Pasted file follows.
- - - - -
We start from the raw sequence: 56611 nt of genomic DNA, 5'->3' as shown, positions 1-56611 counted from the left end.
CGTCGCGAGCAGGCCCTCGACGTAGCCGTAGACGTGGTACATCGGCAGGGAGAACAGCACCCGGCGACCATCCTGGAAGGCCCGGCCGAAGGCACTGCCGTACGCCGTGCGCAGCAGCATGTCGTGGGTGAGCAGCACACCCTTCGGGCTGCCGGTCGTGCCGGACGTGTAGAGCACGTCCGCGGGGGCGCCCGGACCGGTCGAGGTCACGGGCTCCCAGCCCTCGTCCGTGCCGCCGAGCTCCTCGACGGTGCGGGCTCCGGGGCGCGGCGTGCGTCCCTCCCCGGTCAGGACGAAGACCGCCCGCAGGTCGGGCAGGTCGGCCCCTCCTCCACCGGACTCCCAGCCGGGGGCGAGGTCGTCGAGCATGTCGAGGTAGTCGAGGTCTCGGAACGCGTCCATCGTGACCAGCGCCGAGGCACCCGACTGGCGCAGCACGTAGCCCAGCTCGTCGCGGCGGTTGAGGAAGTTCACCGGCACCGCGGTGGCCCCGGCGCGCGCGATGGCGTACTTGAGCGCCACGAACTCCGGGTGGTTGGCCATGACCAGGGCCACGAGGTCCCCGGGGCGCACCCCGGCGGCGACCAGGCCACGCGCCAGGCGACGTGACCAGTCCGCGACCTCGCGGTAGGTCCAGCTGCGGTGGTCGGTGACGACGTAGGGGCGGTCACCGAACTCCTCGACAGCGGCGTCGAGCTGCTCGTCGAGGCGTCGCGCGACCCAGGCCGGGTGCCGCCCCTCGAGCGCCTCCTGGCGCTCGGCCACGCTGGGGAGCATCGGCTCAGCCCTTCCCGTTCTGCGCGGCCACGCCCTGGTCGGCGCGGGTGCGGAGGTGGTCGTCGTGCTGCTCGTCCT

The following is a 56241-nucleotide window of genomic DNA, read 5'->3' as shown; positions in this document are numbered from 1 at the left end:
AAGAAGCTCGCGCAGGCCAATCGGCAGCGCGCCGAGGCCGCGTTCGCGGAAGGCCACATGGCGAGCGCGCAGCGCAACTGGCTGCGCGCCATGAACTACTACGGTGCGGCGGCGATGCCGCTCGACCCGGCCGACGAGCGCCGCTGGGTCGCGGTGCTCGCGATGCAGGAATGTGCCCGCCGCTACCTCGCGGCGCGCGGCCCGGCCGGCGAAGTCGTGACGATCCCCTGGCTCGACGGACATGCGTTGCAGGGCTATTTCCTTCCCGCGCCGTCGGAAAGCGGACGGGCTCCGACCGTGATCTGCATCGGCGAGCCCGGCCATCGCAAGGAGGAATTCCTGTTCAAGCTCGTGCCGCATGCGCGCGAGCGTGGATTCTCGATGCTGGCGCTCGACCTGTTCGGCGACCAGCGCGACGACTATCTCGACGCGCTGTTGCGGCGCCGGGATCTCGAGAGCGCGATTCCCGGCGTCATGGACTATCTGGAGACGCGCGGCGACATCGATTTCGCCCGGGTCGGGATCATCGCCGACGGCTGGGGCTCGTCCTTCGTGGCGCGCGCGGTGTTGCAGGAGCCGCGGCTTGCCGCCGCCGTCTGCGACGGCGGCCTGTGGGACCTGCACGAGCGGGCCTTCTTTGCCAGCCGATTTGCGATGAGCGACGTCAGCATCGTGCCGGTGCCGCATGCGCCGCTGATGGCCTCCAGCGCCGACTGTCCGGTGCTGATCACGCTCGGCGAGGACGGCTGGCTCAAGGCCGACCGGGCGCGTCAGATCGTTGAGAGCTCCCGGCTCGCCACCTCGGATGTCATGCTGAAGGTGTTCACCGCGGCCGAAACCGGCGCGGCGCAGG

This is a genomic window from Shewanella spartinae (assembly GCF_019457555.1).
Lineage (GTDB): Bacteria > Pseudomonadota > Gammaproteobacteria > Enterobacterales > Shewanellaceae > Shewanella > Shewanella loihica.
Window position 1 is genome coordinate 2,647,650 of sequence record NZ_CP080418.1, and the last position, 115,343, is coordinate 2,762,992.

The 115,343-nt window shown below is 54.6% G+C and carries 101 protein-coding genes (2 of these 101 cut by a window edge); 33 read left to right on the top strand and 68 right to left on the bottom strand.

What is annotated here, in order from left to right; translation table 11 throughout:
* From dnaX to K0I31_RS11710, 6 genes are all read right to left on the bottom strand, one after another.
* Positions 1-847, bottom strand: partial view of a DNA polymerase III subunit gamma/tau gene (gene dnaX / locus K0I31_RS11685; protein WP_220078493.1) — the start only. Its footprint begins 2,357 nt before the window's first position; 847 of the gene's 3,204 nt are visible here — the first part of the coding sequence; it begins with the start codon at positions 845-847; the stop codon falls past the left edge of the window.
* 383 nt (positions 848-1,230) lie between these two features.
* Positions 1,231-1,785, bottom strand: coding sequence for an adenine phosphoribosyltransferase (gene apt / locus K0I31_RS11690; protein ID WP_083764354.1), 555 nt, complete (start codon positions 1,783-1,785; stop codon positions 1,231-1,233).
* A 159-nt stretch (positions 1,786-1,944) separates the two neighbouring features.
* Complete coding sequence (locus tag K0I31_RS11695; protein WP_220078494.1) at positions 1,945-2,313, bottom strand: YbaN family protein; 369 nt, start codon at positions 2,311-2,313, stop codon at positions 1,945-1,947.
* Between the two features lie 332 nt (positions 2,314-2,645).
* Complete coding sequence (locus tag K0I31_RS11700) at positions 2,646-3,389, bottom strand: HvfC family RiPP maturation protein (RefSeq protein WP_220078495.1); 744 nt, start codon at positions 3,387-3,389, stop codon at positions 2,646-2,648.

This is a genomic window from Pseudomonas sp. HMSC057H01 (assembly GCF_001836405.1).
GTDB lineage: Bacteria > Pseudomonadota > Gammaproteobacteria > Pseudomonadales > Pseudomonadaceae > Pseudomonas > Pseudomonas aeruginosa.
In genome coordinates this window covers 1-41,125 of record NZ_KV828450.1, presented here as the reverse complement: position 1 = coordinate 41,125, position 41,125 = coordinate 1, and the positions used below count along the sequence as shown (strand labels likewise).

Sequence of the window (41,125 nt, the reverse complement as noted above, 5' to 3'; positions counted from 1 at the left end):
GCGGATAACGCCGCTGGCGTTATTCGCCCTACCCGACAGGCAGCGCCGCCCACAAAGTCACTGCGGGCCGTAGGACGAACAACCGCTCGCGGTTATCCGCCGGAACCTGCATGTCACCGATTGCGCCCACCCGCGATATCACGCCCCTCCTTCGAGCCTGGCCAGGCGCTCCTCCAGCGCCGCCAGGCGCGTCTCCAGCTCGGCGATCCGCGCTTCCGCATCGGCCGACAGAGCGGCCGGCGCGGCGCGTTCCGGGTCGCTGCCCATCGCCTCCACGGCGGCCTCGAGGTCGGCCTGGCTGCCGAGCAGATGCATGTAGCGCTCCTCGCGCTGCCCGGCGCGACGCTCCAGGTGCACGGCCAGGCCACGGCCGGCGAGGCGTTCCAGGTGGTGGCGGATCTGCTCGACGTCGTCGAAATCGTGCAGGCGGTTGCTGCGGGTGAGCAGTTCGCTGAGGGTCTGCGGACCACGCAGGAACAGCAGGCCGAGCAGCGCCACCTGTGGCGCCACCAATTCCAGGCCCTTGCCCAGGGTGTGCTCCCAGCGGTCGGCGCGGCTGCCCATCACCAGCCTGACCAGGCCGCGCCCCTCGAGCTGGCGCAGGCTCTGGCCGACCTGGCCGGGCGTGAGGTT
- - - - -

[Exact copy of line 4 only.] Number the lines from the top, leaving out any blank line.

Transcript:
AAGAAGCTCGCGCAGGCCAATCGGCAGCGCGCCGAGGCCGCGTTCGCGGAAGGCCACATGGCGAGCGCGCAGCGCAACTGGCTGCGCGCCATGAACTACTACGGTGCGGCGGCGATGCCGCTCGACCCGGCCGACGAGCGCCGCTGGGTCGCGGTGCTCGCGATGCAGGAATGTGCCCGCCGCTACCTCGCGGCGCGCGGCCCGGCCGGCGAAGTCGTGACGATCCCCTGGCTCGACGGACATGCGTTGCAGGGCTATTTCCTTCCCGCGCCGTCGGAAAGCGGACGGGCTCCGACCGTGATCTGCATCGGCGAGCCCGGCCATCGCAAGGAGGAATTCCTGTTCAAGCTCGTGCCGCATGCGCGCGAGCGTGGATTCTCGATGCTGGCGCTCGACCTGTTCGGCGACCAGCGCGACGACTATCTCGACGCGCTGTTGCGGCGCCGGGATCTCGAGAGCGCGATTCCCGGCGTCATGGACTATCTGGAGACGCGCGGCGACATCGATTTCGCCCGGGTCGGGATCATCGCCGACGGCTGGGGCTCGTCCTTCGTGGCGCGCGCGGTGTTGCAGGAGCCGCGGCTTGCCGCCGCCGTCTGCGACGGCGGCCTGTGGGACCTGCACGAGCGGGCCTTCTTTGCCAGCCGATTTGCGATGAGCGACGTCAGCATCGTGCCGGTGCCGCATGCGCCGCTGATGGCCTCCAGCGCCGACTGTCCGGTGCTGATCACGCTCGGCGAGGACGGCTGGCTCAAGGCCGACCGGGCGCGTCAGATCGTTGAGAGCTCCCGGCTCGCCACCTCGGATGTCATGCTGAAGGTGTTCACCGCGGCCGAAACCGGCGCGGCGCAGG